Egon Schiele Trieste Fishing Boat
Impressionist & Modern Art

Egon Schiele's Modern Vision

By Sotheby's
Egon Schiele’s place as one of the most renowned and perhaps most controversial artists of the early 20th Century has recently been celebrated with major exhibitions at the Royal Academy of Arts and Tate Liverpool . A re-examination of the events that characterised his life and legacy underpinned these retrospective surveys in 2018, the centenary year of his death.

F ollowing on from Klimt/Schiele at the RA, an extremely rare work by Egon Schiele will make its auction debut in the Impressionist and Modern Art Evening Sale on 26 February in London. Known particularly for his depictions the human form,Triestiner Fischerboot (Trieste Fishing Boat) marks a period of particular turmoil for Schiele, and a shift in focus for the artist from the figure to his surroundings.

Painted in 1912, Triestiner Fischerboot is a fascinating and unique work in the œuvre of Egon Schiele, created in the aftermath of what was arguably the most tumultuous and life-changing experience for the artist. Based on an everyday scene he would have observed in the harbour of Trieste during a brief visit in May of that year, Schiele transforms the image of a simple fishing boat against a backdrop of sea and sky into a pictorial marvel, using flat patches of pigment to build a mosaic-like composition. The work was a result of a self-imposed exile in Trieste, whilst Schiele and his muse Wally Neuzil fled to the Italian town.

In the summer 1911 Schiele and the model Wally Neuzil had settled in the town of Neulengbach, some twenty miles west of Vienna. The artist’s very presence in the small country town scandalised his conservative neighbours, and his bohemian lifestyle and his use of local children as models drew specific criticism. When a retired naval officer’s daughter asked Schiele and Wally to help her run away, the couple found themselves in a precarious position.

Although they returned the girl to her parents, the father had already pressed charges against Schiele and the artist spent twenty-four days in a prison cell. This experience – and particularly the loss of freedom it entailed - had a marked effect on Schiele’s life and work. After his release from prison, he could no longer stay in Neulengbach, and his belongings were sent to Vienna, where he was temporarily staying with his mother.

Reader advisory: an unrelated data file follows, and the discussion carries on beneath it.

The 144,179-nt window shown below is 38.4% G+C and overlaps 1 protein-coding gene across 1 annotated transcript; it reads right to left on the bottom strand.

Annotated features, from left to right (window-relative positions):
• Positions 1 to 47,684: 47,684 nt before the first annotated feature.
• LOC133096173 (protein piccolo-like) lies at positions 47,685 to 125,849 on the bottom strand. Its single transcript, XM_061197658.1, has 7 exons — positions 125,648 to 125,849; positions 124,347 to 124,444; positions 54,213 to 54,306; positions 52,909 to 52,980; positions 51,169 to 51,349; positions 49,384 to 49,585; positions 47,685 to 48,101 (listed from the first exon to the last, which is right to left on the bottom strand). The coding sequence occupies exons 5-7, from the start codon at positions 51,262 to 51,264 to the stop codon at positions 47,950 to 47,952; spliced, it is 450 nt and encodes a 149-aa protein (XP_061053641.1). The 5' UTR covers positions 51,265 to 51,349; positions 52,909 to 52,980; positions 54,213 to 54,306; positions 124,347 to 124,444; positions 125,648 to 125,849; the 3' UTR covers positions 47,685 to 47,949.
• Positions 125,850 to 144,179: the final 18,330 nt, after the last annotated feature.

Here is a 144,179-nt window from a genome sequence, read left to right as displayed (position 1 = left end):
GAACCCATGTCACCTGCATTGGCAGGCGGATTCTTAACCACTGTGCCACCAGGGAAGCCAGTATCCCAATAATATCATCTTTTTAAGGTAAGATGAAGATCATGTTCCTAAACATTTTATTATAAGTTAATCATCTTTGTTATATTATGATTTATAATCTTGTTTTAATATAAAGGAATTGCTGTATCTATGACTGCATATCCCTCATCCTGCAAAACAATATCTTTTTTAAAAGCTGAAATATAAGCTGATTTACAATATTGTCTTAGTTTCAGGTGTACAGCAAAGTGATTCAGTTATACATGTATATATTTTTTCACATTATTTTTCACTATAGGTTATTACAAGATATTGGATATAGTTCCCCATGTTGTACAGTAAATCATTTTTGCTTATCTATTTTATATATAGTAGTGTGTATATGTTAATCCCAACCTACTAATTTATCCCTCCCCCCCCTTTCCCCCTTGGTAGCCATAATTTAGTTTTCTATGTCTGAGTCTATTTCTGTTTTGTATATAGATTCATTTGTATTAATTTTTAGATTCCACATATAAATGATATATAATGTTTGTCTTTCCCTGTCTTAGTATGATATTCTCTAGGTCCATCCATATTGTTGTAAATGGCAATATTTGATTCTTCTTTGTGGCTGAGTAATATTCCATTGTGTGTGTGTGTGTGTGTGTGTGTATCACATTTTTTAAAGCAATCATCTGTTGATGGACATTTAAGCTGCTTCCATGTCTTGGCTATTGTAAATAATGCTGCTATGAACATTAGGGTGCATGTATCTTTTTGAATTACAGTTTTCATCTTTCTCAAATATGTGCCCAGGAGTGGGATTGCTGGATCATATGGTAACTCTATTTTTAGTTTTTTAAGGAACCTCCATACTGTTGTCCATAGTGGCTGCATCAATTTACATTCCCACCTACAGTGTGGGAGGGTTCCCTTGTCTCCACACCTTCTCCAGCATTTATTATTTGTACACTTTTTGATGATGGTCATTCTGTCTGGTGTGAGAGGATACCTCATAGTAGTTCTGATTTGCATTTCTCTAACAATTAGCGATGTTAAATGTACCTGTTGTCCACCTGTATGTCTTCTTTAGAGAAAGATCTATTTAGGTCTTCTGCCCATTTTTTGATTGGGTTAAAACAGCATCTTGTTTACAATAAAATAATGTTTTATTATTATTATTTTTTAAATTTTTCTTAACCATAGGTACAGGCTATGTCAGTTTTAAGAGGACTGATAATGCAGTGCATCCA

Egon Schiele, Häuser mit bunter Wäsche (Vorstadt II)
Egon Schiele, Häuser mit bunter Wäsche (Vorstadt II), 1914, oil on canvas. Sold at Sotheby’s, London, 22nd June 2011.

Built out of bright patches of pure colour, the boat and its rippled, rhythmically linear reflection in the water create a shimmering, highly decorative effect that represents a legacy of Schiele’s mentor Gustav Klimt. With a dramatic use of foreshortening and perspective, Schiele has turned a modest fishing boat into a dominating presence that occupies almost the entire canvas.

Combining the elevated perspective for the inside of the boat with a frontal depiction of its bow, the artist creates a highly unusual, almost vertiginous effect reminiscent of Paul Cézanne’s still-lives. The round shape of the vessel, with its mast and rigging forming a triangular shape that disappears beyond the scope of the canvas, unify various elements into a harmonious pictorial whole.

Furthermore, the breaking down of forms and the semi-abstract manner of this work demonstrate the artist’s pivotal role in the wider context of European avant-garde painting. The year 1912 was marked by key developments that would have a lasting influence on the direction of twentieth-century art, from Picasso’s and Braque’s Cubist inventions to Orphism, Expressionism and Futurism. Artists across Europe were experimenting with a new pictorial language, and Triestiner Fischerboot reflects Schiele’s place in this unique moment in the development of Modernism.

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